WASHINGTON — The presidential campaign thus far seems to be heaped with broadsides and broad promises. When policy does enter in, it’s often not fleshed out or bipartisan in appeal: Build a wall. Healthcare like Denmark.
Seeing an opportunity in America’s political polarization and gridlock, the nonpartisan group “No Labels” on Thursday sought to offer a dramatically different vision – one where Americans could actually find some measure of agreement.
The group’s “policy playbook” for the next president lists four national goals – and how to reach them – that have been poll-tested for broad support among American voters. Nearly 80 members of Congress from both parties and both houses back the goals.
The ambitious aim is to get the next president to commit as well, and to bring both the president (or members of the administration’s incoming team) together with lawmakers in December to talk through the goals and discuss how to implement them.
The challenge is obvious. The partisan tides in Washington are pulling in different directions. Bipartisan comity often involves compromise – a dirty word among many partisans – and can work against parties playing up their distinction in election season. House Speaker Paul Ryan (R) of Wisconsin is working on his own five-point agenda, which is aimed at pointing out the contrasts between Republicans and Democrats to give Republicans something to run on in this fall’s elections.
Beyond the No Labels agenda, its playbook offers a glimpse of an often-overlooked aspect of Washington politics: The solution to some of the country’s most-pressing problems is not rocket science. From No Labels to think tanks to congressional blue-ribbon panels, practical bipartisan solutions are plentiful. What is lacking is the desire, as American voters behave in more partisan ways and special interests protect their agendas.
But former Sen. Joe Lieberman (D) of Connecticut, co-chair of No Labels along with former Gov. Jon Huntsman (R) of Utah, also says that this election is a reflection of broad public disdain of Washington and party politics. Someone has to try to break the present political mold, he said.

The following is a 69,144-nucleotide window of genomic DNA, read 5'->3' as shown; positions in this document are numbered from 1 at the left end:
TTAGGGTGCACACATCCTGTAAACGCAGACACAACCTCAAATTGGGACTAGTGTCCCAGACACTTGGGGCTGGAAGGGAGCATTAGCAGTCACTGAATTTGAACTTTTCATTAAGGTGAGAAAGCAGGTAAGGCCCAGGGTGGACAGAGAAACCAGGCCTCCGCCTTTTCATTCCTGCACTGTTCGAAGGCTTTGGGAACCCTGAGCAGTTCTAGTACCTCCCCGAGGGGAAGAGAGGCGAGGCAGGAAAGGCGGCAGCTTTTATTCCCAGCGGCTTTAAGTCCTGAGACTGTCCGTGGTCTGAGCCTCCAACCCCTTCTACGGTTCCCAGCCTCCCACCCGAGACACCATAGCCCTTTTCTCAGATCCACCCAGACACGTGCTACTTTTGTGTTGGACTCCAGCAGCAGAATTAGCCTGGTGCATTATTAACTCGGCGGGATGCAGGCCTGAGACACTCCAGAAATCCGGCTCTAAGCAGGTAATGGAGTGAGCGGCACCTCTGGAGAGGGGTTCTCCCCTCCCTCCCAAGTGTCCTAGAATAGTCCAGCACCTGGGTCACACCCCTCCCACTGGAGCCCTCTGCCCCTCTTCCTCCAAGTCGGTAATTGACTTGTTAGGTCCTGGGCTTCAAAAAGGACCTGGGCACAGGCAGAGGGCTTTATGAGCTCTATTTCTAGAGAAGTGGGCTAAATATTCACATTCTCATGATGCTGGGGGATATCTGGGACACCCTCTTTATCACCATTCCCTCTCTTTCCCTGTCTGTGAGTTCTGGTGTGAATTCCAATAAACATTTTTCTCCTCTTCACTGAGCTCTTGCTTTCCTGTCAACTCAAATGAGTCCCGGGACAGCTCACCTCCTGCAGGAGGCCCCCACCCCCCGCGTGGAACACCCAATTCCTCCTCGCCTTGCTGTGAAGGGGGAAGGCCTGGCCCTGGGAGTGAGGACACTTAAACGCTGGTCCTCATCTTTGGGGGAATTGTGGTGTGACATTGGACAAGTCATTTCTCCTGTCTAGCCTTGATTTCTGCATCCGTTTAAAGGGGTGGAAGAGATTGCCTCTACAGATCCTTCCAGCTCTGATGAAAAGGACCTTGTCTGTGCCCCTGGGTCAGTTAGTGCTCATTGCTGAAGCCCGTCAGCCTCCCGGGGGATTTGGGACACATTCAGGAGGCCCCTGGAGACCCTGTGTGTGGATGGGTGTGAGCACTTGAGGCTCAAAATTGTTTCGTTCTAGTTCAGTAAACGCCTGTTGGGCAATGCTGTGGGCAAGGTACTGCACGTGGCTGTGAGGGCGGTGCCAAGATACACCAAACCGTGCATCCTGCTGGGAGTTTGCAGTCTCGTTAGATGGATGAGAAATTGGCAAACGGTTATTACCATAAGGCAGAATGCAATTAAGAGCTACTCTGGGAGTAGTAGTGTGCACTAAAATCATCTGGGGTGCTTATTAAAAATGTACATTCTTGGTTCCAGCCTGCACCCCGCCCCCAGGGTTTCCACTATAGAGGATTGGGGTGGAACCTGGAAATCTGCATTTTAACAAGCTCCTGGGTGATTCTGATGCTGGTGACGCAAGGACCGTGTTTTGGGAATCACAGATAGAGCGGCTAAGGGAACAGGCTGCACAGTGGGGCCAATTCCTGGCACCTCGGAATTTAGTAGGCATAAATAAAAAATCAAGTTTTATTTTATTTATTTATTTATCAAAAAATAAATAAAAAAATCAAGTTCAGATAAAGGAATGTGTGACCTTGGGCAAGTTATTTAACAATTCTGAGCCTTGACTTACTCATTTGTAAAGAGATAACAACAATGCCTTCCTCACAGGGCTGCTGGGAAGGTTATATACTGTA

“If we don’t try, we’ll never know,” he said. “This requires leadership.”
The goals unveiled on Thursday: creating 25 million new jobs; securing Social Security and Medicare for the next 75 years; balancing the federal budget, and making America energy secure.
The playbook offers ways to achieve these goals. Social Security, for instance, could be saved without raising the retirement age by raising the annual limit on earnings that are subject to the payroll tax, by employers and employees agreeing to pay 1 percent more in payroll taxes, by slowing the growth of future benefits for the top 20 percent of beneficiaries, and by reforming Social Security disability payments.
All of these ideas found broad support among the electorate, according to No Labels.
The solutions try to steer clear of highly partisan issues, such as climate change, by focusing instead on areas of common ground, such as energy conservation. But details in the playbook still hit partisan tripwires.
A payroll tax increase for Social Security, for instance, would meet stiff resistance from the no-new-taxes crowd. Big Pharma would not like the federal government negotiating drug prices for Medicare recipients. President Obama firmly resisted raising the federal gas tax to help pay for infrastructure spending, even while he supported a special “infrastructure bank” that relies on public-private partnerships for funding.
These ideas are hardly groundbreaking. Many of them have already been chewed over by the Washington set. No Labels hopes they can get airborne this time because they are backed by the No Labels “problem solvers caucus” in Congress. That caucus has a low profile. White it has helped to pass a few smaller bills, such as the so-called Medicare “doc fix” last year, it is still finding its way.
Said Governor Huntsman: “Things work by caucuses, and caucuses are driven by the numbers and if you’ve got enough people who are part of your caucus, you stand a pretty good chance of being able to get your priorities through.”